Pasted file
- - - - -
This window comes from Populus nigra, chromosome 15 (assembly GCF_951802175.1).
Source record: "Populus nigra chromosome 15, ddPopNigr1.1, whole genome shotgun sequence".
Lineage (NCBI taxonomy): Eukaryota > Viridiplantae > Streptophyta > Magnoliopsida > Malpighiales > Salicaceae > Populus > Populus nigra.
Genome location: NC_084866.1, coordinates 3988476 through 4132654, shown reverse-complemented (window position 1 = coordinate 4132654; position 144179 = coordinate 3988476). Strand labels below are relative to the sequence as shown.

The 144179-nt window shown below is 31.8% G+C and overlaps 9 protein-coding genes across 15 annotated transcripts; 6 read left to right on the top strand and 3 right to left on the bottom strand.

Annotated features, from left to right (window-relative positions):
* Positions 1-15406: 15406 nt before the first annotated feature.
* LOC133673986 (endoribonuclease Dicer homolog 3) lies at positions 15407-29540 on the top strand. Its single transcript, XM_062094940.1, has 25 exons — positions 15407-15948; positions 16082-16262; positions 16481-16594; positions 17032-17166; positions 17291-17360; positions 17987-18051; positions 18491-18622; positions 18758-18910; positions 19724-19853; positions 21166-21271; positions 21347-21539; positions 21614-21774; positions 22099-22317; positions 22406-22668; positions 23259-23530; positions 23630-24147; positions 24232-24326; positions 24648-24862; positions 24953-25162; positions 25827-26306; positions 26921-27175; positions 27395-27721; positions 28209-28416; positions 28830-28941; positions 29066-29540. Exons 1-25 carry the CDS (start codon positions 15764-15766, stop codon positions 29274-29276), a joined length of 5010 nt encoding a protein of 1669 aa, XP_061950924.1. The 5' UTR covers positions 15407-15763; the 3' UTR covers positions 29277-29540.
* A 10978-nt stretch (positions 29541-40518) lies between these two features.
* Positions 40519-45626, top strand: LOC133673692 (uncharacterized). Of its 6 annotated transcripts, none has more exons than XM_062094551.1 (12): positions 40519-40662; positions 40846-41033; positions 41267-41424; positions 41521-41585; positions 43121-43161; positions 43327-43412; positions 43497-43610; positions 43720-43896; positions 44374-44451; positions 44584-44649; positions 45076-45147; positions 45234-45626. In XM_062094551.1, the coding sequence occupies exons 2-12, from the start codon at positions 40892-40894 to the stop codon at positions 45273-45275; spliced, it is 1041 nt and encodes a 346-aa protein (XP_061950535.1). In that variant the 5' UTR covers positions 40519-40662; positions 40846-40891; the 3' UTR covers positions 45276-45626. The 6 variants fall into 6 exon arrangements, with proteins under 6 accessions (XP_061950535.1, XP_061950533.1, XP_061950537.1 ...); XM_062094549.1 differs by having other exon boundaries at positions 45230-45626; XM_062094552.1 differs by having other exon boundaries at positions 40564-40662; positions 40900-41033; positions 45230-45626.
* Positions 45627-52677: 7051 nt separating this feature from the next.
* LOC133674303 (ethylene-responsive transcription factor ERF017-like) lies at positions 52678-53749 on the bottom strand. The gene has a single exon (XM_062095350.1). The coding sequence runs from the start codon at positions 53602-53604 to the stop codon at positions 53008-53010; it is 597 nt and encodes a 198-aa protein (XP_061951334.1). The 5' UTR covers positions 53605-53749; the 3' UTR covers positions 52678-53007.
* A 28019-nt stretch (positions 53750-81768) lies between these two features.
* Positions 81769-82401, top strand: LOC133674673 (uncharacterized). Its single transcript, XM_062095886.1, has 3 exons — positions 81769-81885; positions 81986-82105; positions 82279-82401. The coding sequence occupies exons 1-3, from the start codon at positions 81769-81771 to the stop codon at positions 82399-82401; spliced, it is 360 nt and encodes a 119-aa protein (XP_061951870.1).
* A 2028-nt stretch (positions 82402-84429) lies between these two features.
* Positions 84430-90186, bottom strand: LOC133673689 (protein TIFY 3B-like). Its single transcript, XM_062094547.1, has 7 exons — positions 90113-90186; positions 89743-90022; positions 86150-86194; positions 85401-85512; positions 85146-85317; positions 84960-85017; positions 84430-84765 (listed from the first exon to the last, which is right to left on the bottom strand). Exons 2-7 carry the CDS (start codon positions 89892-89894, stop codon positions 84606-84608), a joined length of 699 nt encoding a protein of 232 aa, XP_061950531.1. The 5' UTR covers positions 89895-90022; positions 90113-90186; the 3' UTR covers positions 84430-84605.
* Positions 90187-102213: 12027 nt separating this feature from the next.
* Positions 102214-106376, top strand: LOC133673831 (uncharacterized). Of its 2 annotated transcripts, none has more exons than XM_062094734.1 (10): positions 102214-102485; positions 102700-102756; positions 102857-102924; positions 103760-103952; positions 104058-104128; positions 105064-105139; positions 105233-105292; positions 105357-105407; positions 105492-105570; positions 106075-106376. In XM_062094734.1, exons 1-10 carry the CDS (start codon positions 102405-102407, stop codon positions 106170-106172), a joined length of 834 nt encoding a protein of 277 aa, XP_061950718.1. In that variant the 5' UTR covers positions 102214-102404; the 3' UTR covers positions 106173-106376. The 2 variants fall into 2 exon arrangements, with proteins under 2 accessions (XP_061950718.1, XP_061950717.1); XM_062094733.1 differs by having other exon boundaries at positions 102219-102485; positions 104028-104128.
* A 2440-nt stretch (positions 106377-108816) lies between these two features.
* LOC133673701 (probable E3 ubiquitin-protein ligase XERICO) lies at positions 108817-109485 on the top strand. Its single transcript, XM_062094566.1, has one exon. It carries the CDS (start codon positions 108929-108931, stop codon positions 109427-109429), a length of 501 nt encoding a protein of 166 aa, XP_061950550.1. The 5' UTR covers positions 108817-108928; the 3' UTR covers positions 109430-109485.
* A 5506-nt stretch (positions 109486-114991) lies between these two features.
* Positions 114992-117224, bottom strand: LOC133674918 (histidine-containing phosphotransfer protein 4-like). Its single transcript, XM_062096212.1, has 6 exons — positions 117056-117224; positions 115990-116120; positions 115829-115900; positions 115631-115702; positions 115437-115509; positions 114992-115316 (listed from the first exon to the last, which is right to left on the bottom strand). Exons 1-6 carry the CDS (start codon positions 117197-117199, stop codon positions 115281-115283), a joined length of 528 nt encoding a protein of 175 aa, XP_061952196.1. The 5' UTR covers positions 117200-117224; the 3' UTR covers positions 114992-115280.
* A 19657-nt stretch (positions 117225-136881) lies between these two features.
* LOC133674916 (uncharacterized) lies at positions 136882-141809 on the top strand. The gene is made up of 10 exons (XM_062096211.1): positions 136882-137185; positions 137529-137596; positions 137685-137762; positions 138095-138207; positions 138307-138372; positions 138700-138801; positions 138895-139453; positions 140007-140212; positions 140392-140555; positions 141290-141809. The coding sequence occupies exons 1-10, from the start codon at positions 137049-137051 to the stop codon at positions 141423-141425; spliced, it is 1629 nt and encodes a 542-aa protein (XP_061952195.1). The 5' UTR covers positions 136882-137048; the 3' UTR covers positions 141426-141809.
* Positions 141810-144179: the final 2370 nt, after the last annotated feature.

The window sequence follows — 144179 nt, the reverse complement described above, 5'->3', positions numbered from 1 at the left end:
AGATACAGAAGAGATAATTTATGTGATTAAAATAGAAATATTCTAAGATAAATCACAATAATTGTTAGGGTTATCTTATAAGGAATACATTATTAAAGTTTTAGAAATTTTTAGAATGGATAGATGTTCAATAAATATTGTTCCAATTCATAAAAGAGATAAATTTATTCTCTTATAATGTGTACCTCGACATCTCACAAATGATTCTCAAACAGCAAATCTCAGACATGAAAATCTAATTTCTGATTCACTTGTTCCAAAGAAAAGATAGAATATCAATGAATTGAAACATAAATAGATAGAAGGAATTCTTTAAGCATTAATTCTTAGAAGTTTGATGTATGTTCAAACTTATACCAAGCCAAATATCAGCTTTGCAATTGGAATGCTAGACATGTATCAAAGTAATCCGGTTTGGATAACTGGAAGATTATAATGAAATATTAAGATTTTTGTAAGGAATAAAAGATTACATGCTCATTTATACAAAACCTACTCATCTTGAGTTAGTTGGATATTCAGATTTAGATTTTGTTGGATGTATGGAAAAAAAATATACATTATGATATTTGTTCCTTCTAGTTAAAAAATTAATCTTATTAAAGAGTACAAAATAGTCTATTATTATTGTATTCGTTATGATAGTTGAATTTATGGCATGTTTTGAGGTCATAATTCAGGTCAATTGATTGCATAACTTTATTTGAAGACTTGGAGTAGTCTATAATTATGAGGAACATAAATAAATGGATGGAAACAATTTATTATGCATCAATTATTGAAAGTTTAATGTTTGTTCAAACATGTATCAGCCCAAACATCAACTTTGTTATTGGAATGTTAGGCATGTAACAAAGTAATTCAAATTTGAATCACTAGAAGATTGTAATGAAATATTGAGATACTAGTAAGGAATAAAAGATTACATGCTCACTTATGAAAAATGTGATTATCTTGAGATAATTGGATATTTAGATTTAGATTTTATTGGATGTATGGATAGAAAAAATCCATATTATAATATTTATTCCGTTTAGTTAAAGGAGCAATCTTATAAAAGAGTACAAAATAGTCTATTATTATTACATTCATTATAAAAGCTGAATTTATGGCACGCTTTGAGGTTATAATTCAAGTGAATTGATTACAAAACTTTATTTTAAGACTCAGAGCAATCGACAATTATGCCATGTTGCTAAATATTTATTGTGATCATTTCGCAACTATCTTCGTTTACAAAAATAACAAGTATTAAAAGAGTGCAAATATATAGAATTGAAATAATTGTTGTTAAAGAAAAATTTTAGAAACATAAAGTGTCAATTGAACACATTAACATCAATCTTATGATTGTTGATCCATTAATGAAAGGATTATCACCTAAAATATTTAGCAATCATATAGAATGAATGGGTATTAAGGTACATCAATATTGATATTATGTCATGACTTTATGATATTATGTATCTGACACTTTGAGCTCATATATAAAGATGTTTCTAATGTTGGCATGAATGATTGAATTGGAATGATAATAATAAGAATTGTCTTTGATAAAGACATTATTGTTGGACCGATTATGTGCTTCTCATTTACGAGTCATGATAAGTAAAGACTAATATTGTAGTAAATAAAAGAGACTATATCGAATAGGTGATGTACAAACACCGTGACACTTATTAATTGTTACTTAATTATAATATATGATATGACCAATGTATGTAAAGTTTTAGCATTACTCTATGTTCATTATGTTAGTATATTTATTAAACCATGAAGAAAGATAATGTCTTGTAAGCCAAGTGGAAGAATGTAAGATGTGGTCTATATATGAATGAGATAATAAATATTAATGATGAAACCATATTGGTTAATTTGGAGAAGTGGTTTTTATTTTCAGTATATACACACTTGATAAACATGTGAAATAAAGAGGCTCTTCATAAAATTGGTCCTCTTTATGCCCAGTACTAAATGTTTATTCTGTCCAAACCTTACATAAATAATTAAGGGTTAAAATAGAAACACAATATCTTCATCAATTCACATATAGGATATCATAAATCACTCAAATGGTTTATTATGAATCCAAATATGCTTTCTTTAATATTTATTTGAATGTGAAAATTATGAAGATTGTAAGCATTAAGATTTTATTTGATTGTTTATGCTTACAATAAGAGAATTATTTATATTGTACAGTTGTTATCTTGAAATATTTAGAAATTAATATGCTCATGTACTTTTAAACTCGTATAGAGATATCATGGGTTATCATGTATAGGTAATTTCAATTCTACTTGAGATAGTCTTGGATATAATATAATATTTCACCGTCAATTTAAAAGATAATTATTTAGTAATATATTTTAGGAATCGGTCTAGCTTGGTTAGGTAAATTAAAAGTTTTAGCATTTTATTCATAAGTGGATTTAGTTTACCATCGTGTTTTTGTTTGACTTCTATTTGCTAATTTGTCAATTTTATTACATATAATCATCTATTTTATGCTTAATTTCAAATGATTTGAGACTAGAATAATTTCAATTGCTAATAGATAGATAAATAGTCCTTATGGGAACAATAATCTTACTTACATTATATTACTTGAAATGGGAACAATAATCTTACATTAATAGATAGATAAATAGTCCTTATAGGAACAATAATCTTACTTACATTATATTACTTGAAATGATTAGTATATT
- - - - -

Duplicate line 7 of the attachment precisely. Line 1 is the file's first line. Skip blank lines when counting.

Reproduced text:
* Positions 1-15406: 15406 nt before the first annotated feature.